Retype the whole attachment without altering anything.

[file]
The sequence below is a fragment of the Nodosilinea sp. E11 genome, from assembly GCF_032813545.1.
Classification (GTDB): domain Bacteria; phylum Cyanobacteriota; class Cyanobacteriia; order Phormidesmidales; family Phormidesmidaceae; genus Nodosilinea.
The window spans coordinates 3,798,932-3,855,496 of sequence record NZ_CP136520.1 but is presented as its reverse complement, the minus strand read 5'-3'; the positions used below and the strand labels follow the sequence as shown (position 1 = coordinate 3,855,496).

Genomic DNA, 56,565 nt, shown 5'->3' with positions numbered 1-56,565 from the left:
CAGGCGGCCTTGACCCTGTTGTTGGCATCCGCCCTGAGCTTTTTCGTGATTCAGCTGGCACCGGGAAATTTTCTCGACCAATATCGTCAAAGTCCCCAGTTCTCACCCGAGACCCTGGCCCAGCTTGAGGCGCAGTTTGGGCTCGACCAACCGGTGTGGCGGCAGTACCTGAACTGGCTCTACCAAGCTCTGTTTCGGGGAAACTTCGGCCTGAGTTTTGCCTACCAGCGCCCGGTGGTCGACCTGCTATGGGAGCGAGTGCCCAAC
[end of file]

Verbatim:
The sequence below is a fragment of the Nodosilinea sp. E11 genome, from assembly GCF_032813545.1.
Classification (GTDB): domain Bacteria; phylum Cyanobacteriota; class Cyanobacteriia; order Phormidesmidales; family Phormidesmidaceae; genus Nodosilinea.
The window spans coordinates 3,798,932-3,855,496 of sequence record NZ_CP136520.1 but is presented as its reverse complement, the minus strand read 5'-3'; the positions used below and the strand labels follow the sequence as shown (position 1 = coordinate 3,855,496).

Genomic DNA, 56,565 nt, shown 5'->3' with positions numbered 1-56,565 from the left:
CAGGCGGCCTTGACCCTGTTGTTGGCATCCGCCCTGAGCTTTTTCGTGATTCAGCTGGCACCGGGAAATTTTCTCGACCAATATCGTCAAAGTCCCCAGTTCTCACCCGAGACCCTGGCCCAGCTTGAGGCGCAGTTTGGGCTCGACCAACCGGTGTGGCGGCAGTACCTGAACTGGCTCTACCAAGCTCTGTTTCGGGGAAACTTCGGCCTGAGTTTTGCCTACCAGCGCCCGGTGGTCGACCTGCTATGGGAGCGAGTGCCCAAC